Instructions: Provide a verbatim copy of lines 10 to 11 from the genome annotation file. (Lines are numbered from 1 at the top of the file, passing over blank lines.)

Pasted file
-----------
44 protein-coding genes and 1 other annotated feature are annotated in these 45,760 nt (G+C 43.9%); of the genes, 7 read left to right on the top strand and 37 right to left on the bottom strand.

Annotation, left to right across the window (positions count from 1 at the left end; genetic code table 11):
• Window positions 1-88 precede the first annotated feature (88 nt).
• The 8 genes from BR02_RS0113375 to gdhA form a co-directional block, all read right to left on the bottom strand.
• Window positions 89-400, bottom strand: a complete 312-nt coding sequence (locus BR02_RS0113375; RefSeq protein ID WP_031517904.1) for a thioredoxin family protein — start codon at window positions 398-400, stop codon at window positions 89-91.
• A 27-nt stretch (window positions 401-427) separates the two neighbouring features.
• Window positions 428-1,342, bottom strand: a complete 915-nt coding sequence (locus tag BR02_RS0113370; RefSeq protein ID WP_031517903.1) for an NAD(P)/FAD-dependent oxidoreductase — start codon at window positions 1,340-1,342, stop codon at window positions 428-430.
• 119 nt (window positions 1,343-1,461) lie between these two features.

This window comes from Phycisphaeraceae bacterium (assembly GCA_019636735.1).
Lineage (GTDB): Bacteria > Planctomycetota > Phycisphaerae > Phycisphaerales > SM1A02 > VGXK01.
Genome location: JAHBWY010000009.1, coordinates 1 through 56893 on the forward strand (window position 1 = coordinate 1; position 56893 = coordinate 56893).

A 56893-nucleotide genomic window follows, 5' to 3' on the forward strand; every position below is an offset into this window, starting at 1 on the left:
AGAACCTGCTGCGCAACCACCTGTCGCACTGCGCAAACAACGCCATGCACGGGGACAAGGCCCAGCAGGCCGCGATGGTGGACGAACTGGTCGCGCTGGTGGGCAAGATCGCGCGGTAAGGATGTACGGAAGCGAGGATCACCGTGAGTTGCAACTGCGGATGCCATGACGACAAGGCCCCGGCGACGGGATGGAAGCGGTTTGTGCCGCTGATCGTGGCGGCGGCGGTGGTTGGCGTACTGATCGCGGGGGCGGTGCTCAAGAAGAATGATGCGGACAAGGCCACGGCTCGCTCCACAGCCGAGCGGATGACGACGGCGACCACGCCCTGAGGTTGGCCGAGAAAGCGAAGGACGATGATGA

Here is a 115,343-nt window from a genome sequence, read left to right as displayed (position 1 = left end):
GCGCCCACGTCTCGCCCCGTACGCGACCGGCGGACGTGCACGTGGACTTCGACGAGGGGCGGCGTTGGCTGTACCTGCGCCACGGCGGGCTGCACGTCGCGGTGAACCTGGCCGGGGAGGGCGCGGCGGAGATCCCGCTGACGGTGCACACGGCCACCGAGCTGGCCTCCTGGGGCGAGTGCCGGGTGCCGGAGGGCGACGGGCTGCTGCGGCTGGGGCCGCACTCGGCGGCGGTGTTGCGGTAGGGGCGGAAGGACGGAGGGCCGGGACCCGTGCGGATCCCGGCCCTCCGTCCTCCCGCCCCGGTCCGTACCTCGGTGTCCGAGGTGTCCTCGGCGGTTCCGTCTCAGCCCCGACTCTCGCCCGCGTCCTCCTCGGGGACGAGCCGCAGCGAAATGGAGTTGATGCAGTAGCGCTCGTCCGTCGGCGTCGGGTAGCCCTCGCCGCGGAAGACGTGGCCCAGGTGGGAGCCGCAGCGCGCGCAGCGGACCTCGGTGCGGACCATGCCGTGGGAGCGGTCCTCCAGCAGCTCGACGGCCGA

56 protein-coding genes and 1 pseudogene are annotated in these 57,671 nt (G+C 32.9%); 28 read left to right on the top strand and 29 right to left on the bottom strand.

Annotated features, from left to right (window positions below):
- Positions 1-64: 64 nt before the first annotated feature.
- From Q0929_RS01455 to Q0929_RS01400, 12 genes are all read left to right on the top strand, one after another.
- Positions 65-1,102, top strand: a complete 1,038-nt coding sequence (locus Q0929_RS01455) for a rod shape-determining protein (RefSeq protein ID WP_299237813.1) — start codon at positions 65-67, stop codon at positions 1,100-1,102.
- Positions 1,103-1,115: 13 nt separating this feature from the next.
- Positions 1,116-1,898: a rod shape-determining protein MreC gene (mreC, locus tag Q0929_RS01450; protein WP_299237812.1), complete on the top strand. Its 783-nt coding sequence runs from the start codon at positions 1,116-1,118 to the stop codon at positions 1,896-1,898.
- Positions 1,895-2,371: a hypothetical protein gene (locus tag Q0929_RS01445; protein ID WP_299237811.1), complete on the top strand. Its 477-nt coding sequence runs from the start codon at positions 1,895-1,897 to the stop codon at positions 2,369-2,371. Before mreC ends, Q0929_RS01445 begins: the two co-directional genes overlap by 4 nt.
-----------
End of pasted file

Lineage (GTDB): Bacteria > Planctomycetota > Phycisphaerae > Phycisphaerales > SM1A02 > VGXK01.
Genome location: JAHBWY010000009.1, coordinates 1 through 56893 on the forward strand (window position 1 = coordinate 1; position 56893 = coordinate 56893).